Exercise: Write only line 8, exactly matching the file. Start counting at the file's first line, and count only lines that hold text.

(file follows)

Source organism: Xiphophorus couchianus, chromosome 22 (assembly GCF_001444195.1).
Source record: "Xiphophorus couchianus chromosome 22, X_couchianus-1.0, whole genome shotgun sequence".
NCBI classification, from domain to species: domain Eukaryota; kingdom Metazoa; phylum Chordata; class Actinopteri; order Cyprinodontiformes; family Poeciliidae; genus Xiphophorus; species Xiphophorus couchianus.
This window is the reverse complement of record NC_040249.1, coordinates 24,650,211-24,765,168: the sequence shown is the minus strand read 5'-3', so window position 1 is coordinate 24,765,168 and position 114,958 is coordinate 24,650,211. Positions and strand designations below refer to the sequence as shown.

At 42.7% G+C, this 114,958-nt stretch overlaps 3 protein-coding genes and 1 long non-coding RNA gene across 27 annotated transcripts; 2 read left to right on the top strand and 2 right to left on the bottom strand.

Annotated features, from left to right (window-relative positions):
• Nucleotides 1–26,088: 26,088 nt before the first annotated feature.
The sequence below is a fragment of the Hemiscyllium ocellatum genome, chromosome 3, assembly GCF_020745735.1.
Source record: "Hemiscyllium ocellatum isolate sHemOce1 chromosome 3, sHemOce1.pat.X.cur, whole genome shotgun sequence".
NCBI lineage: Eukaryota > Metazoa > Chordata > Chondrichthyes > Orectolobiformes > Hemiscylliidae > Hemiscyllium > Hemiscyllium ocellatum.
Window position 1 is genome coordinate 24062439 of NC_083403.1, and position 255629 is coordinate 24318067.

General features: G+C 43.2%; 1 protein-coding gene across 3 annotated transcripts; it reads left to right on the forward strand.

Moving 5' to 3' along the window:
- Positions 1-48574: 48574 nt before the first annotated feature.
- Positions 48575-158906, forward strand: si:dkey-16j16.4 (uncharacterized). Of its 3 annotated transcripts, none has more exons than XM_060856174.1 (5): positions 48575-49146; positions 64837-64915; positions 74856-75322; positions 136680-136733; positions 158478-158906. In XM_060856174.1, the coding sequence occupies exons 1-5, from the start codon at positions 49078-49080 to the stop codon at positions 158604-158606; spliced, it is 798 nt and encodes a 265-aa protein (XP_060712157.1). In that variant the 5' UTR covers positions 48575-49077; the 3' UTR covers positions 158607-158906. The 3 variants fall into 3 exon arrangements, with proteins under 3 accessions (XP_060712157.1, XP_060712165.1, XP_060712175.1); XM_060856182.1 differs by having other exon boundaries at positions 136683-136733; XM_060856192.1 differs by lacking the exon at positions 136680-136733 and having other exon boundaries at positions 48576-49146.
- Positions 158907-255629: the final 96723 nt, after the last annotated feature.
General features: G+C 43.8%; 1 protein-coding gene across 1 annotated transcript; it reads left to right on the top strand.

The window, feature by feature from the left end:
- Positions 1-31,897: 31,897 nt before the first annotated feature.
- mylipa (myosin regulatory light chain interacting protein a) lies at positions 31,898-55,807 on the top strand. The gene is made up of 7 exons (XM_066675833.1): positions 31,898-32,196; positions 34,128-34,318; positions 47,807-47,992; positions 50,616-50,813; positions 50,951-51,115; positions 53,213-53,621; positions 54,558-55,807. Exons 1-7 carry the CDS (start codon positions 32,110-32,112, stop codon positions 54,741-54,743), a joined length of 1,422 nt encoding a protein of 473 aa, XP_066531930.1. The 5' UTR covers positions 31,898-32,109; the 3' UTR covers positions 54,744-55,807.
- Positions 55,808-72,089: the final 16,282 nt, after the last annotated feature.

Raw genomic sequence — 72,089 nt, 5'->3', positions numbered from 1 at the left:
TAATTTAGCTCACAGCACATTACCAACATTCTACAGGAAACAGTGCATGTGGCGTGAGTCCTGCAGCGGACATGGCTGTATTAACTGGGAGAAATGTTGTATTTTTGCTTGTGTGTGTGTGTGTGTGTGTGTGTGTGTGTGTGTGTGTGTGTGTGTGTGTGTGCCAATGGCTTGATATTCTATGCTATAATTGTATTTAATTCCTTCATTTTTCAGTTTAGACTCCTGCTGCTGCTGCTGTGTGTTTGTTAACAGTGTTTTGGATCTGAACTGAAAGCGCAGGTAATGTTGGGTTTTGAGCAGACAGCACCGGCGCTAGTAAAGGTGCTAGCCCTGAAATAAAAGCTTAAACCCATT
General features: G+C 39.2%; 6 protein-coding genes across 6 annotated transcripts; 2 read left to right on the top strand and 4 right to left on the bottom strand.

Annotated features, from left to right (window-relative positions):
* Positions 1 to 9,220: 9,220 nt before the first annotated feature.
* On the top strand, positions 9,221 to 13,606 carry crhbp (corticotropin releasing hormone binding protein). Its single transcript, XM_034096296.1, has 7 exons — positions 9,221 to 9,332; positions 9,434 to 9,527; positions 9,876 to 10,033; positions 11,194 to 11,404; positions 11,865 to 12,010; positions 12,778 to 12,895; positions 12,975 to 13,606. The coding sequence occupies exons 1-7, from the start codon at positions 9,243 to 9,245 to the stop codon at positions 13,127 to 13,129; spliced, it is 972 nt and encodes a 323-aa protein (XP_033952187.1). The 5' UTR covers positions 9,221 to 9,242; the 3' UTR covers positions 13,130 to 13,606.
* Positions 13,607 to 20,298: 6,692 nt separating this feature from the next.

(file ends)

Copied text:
The sequence below is a fragment of the Hemiscyllium ocellatum genome, chromosome 3, assembly GCF_020745735.1.